Immigrant children who cross the border without their parents have the right to a court hearing to challenge any decision to detain them instead of turning them over to family in the U.S., a federal appeals court said Wednesday.
The 9th U.S. Circuit Court of Appeals said two laws passed by Congress did not end the right to a bond hearing for unaccompanied immigrant children who are detained by federal authorities.
Tens of thousands of unaccompanied children fleeing gang and drug violence in Guatemala, Honduras and El Salvador have entered the U.S. in recent years.
Federal officials place the vast majority of them with family in the U.S., who care for the minors while they attend school and while their cases go through the immigration court system.
But the Department of Human Services has the authority to hold children in secure facilities if they pose a danger to themselves or others or have committed a crime. Some have spent months in detention.
Immigration advocates estimate the size of the group in secure custody at several hundred children and say bond hearings allow them to understand why they are being held and challenge their detention.
"If you don't give kids transparency and a clear finite date when their detention will end you see all kinds of psychological effects," said Holly Cooper, co-director of the Immigration Law Clinic at the University of California, Davis.
Cooper represented plaintiffs in the legal fight over the bond hearings. The 9th Circuit ruling cited a declaration from one teenager who was held for 16 months, mostly at a juvenile detention center in Northern California. The teen, referred to only by his first name, Hector, said federal officials provided no explanation for his continued detention, and he received no hearing before an immigration judge. He was eventually released to his mother.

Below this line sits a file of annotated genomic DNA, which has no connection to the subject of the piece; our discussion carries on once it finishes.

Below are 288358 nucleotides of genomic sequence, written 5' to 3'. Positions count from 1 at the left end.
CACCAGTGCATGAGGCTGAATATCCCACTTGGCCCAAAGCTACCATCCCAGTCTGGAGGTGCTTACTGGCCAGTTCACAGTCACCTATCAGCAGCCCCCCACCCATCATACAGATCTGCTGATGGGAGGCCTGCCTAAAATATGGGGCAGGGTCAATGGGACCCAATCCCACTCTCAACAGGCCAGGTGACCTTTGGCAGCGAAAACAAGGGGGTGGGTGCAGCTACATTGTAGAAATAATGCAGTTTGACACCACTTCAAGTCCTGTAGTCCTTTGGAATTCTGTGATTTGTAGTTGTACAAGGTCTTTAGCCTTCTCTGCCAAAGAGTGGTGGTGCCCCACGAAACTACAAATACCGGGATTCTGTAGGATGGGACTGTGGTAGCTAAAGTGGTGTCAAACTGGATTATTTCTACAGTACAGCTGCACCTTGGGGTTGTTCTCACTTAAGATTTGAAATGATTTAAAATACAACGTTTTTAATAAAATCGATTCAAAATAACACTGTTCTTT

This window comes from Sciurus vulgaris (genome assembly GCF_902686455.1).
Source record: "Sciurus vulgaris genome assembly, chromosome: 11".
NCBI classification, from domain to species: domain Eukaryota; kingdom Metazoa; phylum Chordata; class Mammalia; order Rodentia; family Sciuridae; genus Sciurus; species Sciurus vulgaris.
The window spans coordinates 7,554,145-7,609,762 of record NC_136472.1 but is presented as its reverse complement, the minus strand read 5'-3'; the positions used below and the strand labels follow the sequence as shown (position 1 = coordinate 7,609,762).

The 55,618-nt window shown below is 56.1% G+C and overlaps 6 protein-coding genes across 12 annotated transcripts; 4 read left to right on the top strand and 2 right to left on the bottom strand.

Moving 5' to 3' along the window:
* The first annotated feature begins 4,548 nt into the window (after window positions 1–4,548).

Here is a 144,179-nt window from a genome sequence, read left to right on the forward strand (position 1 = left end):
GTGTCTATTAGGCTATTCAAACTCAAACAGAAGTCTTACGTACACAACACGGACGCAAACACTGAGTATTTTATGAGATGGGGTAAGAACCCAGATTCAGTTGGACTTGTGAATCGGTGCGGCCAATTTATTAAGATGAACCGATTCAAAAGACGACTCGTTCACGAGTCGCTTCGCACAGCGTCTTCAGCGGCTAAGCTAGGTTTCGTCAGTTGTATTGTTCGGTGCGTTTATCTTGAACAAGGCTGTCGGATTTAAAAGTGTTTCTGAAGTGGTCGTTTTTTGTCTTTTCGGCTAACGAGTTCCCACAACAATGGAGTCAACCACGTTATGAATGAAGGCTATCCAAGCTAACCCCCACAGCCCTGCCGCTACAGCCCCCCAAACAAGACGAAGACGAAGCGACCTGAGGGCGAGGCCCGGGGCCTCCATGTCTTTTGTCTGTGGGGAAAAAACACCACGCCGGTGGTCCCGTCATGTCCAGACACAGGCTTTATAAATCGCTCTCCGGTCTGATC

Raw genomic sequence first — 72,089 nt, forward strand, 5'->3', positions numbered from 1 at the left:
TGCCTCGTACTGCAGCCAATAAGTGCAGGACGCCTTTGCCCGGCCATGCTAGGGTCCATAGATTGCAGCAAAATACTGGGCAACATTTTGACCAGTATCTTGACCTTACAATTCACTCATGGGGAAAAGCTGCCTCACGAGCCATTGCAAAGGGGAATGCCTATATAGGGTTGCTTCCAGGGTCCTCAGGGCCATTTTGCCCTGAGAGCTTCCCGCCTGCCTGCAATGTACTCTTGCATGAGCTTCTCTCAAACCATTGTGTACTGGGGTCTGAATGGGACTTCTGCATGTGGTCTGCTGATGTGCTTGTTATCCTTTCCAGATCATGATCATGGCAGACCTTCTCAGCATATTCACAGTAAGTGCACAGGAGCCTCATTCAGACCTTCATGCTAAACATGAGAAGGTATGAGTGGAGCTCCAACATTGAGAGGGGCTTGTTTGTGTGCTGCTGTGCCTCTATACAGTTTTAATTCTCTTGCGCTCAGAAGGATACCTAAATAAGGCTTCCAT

The Obama administration argued that two laws — one approved in 2002 and the other in 2008 — did away with the bond hearing requirement in a 1997 court settlement by giving the human services department all authority over custody and placement decisions for unaccompanied children.
The Department of Justice said in a 2016 court filing that immigration judges "are not experts in child-welfare issues and possess significantly less expertise in determining what is in the best interest of the child" than human services officials.
Judge Stephen Reinhardt, writing for a unanimous three-judge panel of the 9th Circuit, said the two laws do not give exclusive authority over unaccompanied minors to HHS' Office of Refugee Resettlement.
Justice Department spokeswoman Nicole Navas said the agency was reviewing the court's ruling and considering its next steps.
Reinhardt said bond hearings are "an opportunity for counsel to bring forth the reasons for the minor's detention, examine and rebut the government's evidence, and build a record regarding the child's custody.
"Without such hearings, these children have no meaningful forum in which to challenge ORR's decisions regarding their detention or even to discover why those decisions have been made," he said.